The protests reached a peak with the January 19 nationwide strike, in what was dubbed the second “March of the Four Nations”, in reference to the march of the same name which took place in July 2000 against Alberto Fujimori, who was fraudulently declared president that year. “Along with mobilisations in the provinces, people came from all over to Lima. Many of them decided to stay, with universities opening up spaces for them to stay. On January 21, the police used tanks to raid the San Marcos University and jailed more than 200 people. While protests, along with support from universities from other countries, ultimately led to their release the following day, these scenes only triggered further anger.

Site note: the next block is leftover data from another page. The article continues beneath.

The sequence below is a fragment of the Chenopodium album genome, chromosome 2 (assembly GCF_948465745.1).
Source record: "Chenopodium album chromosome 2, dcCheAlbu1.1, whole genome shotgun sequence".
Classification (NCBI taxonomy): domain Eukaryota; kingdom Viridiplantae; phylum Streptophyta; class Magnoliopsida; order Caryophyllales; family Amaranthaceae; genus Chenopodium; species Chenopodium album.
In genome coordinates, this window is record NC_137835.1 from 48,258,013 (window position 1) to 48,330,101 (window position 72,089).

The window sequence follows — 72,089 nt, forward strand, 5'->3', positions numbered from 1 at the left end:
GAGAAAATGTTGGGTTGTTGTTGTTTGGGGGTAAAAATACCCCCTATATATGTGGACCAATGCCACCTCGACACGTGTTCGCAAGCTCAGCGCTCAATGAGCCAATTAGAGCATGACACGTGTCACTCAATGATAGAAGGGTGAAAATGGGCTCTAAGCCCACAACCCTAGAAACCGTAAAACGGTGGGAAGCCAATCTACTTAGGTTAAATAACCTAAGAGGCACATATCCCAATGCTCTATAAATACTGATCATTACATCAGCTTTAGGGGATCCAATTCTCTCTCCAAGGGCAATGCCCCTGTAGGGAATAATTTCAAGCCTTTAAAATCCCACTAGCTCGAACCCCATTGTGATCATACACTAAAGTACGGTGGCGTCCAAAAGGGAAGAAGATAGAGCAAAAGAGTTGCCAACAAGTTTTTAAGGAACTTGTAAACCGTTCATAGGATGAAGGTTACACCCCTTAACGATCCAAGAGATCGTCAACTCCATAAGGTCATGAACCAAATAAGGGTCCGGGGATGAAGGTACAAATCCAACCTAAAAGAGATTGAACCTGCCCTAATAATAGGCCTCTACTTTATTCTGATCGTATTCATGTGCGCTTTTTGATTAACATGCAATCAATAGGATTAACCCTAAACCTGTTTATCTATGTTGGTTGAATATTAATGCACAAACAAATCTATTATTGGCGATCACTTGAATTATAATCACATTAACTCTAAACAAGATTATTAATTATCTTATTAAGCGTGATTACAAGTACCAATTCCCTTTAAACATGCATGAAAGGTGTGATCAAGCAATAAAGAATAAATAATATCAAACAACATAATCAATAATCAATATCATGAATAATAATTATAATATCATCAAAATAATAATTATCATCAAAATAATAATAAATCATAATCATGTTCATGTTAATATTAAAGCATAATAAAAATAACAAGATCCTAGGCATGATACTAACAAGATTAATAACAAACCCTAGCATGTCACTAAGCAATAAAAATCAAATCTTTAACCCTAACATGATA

“The size of the protests have now far exceeded the mobilising potential of the left and trade unions. What this shows is that a process of self-organisation has begun across the country.” But a challenge that the movement faces, according to Escalante, is that “there is no coordinated leadership at the national level, and in the different districts, there are different united fronts, with some provinces having up to two or three different such fronts. There is a united front at the national level, the National Assembly of the Peoples (ANP), which predates these mobilisations and includes the main trade union confederation, the CGTP [General Confederation of Peruvian Workers], along with some women's collectives, youth groups and left parties. But it does not carry much weight in the social movements. Much like the CGTP itself — which no longer has the same social weight and ability to mobilise as it once did — the ANP’s influence over other social movements is limited. Many do not recognise its authority, though if a decision is taken by the ANP to go on strike on a certain day, most groups agree to participate. While occasionally it is an assembly where we discuss politics, more than anything else it is a space for coordinating protests and actions. This is how the national strike on January 19 was called.